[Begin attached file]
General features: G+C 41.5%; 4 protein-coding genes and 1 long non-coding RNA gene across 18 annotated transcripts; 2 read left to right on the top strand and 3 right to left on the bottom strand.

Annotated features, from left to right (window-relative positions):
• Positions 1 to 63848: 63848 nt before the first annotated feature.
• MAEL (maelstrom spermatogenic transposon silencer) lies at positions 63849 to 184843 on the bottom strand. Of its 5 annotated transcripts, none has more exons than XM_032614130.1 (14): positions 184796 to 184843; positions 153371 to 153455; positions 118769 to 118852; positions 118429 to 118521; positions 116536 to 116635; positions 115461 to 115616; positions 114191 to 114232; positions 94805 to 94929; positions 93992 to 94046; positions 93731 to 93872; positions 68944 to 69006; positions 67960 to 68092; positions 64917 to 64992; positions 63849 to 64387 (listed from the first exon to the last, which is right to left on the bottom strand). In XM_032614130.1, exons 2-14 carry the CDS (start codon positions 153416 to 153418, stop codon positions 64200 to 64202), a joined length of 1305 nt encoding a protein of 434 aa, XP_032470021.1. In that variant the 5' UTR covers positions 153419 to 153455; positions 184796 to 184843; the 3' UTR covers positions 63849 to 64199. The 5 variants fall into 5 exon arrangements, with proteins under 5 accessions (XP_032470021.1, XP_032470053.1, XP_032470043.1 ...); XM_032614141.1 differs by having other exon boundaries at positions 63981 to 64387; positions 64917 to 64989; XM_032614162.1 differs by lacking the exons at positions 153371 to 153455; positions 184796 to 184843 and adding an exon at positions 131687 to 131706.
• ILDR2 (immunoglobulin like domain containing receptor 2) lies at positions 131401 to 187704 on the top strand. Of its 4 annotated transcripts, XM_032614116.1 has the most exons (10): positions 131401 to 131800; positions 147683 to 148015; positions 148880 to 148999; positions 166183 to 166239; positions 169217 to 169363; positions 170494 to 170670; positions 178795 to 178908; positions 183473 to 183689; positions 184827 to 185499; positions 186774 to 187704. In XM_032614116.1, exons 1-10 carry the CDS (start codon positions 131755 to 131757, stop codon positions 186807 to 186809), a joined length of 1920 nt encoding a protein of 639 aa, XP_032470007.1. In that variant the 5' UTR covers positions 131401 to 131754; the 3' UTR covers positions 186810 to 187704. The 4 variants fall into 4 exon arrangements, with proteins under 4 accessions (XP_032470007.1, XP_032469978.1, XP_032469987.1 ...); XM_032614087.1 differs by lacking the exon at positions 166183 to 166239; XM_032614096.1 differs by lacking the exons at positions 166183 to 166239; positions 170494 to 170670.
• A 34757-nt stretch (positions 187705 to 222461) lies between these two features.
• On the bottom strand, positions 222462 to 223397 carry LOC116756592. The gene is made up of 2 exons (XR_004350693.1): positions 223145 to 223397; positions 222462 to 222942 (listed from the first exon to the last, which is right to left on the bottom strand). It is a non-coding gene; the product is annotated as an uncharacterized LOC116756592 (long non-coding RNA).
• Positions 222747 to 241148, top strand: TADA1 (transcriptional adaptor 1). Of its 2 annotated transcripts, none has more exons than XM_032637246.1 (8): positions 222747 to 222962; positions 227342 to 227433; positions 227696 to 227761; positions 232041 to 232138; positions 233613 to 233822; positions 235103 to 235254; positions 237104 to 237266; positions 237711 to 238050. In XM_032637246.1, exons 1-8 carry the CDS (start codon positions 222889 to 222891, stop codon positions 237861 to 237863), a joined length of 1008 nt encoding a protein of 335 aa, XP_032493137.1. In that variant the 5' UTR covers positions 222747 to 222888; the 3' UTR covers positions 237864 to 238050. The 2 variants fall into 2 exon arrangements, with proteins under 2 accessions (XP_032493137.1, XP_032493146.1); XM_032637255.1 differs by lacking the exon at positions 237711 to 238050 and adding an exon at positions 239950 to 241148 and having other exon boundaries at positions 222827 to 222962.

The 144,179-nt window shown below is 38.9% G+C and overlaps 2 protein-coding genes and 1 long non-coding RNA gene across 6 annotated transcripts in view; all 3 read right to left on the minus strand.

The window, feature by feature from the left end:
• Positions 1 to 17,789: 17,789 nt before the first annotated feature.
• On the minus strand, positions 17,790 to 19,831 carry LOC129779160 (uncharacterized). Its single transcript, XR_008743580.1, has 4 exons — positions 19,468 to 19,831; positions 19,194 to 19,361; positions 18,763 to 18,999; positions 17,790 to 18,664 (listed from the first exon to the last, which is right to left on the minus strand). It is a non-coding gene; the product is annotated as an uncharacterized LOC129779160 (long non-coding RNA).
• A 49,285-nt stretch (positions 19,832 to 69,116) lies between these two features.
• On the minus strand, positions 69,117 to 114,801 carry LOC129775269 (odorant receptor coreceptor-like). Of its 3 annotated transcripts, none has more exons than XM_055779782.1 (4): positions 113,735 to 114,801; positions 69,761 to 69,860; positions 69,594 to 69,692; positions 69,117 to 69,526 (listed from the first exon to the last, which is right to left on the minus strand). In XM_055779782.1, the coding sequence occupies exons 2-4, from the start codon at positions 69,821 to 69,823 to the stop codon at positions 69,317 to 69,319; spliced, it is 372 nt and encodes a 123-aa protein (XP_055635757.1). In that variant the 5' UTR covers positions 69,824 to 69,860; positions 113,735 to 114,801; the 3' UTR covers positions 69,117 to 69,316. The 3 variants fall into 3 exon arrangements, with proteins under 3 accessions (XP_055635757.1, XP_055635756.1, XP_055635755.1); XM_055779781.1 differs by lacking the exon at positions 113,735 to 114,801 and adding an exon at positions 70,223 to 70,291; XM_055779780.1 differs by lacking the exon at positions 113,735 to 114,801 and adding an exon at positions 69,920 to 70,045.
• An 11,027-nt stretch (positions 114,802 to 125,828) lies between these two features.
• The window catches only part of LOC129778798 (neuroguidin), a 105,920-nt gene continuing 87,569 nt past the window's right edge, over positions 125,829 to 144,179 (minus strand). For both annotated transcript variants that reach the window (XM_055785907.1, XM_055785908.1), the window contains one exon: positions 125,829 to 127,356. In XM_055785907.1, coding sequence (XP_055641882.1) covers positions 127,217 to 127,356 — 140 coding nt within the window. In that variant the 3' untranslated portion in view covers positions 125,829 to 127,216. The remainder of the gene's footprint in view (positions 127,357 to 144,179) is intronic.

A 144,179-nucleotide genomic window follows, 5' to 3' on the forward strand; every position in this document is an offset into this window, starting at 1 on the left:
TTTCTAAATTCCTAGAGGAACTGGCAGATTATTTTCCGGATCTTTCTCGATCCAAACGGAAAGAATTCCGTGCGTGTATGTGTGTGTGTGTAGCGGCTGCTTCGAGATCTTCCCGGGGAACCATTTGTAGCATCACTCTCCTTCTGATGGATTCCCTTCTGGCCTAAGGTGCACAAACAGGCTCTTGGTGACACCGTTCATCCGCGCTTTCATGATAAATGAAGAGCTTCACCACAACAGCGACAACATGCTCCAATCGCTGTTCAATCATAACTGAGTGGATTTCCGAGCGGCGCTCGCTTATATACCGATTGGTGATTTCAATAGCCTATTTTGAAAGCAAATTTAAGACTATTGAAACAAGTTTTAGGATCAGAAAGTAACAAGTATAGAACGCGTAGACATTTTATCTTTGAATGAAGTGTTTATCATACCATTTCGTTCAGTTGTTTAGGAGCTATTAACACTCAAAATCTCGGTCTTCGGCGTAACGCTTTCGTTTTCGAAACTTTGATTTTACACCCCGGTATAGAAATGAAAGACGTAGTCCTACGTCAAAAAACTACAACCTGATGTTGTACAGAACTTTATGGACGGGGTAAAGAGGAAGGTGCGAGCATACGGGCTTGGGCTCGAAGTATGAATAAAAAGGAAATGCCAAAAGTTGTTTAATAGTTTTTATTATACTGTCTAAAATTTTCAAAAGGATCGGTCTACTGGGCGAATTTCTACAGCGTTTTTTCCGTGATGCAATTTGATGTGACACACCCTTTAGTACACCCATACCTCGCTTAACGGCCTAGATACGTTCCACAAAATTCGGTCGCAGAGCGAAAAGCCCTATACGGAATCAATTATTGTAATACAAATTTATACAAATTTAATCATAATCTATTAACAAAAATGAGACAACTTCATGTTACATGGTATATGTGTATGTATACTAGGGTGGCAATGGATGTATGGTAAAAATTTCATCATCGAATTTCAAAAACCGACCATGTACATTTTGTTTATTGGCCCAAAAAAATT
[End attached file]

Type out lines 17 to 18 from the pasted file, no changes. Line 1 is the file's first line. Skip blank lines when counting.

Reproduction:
A 144,179-nucleotide genomic window follows, 5' to 3' on the forward strand; every position in this document is an offset into this window, starting at 1 on the left:
TTTCTAAATTCCTAGAGGAACTGGCAGATTATTTTCCGGATCTTTCTCGATCCAAACGGAAAGAATTCCGTGCGTGTATGTGTGTGTGTGTAGCGGCTGCTTCGAGATCTTCCCGGGGAACCATTTGTAGCATCACTCTCCTTCTGATGGATTCCCTTCTGGCCTAAGGTGCACAAACAGGCTCTTGGTGACACCGTTCATCCGCGCTTTCATGATAAATGAAGAGCTTCACCACAACAGCGACAACATGCTCCAATCGCTGTTCAATCATAACTGAGTGGATTTCCGAGCGGCGCTCGCTTATATACCGATTGGTGATTTCAATAGCCTATTTTGAAAGCAAATTTAAGACTATTGAAACAAGTTTTAGGATCAGAAAGTAACAAGTATAGAACGCGTAGACATTTTATCTTTGAATGAAGTGTTTATCATACCATTTCGTTCAGTTGTTTAGGAGCTATTAACACTCAAAATCTCGGTCTTCGGCGTAACGCTTTCGTTTTCGAAACTTTGATTTTACACCCCGGTATAGAAATGAAAGACGTAGTCCTACGTCAAAAAACTACAACCTGATGTTGTACAGAACTTTATGGACGGGGTAAAGAGGAAGGTGCGAGCATACGGGCTTGGGCTCGAAGTATGAATAAAAAGGAAATGCCAAAAGTTGTTTAATAGTTTTTATTATACTGTCTAAAATTTTCAAAAGGATCGGTCTACTGGGCGAATTTCTACAGCGTTTTTTCCGTGATGCAATTTGATGTGACACACCCTTTAGTACACCCATACCTCGCTTAACGGCCTAGATACGTTCCACAAAATTCGGTCGCAGAGCGAAAAGCCCTATACGGAATCAATTATTGTAATACAAATTTATACAAATTTAATCATAATCTATTAACAAAAATGAGACAACTTCATGTTACATGGTATATGTGTATGTATACTAGGGTGGCAATGGATGTATGGTAAAAATTTCATCATCGAATTTCAAAAACCGACCATGTACATTTTGTTTATTGGCCCAAAAAAATT